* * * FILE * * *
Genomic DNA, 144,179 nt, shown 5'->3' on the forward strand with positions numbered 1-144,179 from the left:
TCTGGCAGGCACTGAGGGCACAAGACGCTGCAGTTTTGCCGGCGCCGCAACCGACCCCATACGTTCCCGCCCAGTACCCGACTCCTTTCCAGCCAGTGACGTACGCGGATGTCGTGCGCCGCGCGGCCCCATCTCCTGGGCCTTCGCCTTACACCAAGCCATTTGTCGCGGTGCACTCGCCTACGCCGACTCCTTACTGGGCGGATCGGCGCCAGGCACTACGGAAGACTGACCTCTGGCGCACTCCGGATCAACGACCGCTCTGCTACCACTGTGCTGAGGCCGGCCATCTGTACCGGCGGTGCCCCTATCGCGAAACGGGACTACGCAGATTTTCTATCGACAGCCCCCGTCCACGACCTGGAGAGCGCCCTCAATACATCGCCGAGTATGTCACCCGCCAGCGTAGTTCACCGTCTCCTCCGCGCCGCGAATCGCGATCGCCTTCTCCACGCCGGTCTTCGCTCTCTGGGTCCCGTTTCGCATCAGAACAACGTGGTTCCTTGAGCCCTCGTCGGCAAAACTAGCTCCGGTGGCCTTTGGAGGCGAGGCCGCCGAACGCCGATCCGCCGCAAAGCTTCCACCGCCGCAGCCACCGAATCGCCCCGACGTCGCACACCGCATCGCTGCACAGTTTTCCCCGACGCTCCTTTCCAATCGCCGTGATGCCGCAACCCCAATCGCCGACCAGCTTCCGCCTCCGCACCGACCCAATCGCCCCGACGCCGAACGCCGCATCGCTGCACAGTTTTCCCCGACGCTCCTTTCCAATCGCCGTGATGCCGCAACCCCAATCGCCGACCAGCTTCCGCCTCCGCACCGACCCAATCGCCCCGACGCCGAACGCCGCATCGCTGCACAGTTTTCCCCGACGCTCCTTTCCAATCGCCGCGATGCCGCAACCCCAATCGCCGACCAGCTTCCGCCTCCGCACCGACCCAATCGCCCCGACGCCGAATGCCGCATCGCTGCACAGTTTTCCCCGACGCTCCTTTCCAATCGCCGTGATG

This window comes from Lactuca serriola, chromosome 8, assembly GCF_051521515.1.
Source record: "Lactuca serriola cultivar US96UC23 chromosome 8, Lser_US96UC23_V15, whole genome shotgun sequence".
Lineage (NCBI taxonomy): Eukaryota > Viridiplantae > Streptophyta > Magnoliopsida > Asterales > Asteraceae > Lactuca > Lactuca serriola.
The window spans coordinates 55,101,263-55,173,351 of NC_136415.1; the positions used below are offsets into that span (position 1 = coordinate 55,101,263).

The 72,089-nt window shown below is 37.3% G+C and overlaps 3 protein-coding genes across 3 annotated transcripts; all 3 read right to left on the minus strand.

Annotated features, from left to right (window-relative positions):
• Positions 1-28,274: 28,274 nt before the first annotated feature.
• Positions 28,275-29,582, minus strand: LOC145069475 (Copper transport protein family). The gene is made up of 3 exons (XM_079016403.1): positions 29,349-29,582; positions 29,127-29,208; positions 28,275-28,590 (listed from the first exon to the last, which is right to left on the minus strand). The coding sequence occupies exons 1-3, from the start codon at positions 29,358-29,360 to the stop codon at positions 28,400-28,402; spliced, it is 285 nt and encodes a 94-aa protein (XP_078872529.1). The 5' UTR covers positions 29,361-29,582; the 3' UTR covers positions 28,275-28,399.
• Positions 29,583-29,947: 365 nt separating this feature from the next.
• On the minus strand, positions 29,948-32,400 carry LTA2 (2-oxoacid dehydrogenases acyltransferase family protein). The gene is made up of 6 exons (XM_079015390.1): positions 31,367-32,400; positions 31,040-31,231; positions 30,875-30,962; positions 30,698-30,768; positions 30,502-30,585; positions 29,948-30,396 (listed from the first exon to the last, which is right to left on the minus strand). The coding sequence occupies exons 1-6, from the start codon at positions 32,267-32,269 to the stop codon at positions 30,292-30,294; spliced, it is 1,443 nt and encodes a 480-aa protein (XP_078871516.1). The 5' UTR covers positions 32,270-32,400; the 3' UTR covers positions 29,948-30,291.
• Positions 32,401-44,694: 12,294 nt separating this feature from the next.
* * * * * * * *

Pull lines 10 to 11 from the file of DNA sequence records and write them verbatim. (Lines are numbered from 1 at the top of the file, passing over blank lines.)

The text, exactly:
• Positions 28,275-29,582, minus strand: LOC145069475 (Copper transport protein family). The gene is made up of 3 exons (XM_079016403.1): positions 29,349-29,582; positions 29,127-29,208; positions 28,275-28,590 (listed from the first exon to the last, which is right to left on the minus strand). The coding sequence occupies exons 1-3, from the start codon at positions 29,358-29,360 to the stop codon at positions 28,400-28,402; spliced, it is 285 nt and encodes a 94-aa protein (XP_078872529.1). The 5' UTR covers positions 29,361-29,582; the 3' UTR covers positions 28,275-28,399.
• Positions 29,583-29,947: 365 nt separating this feature from the next.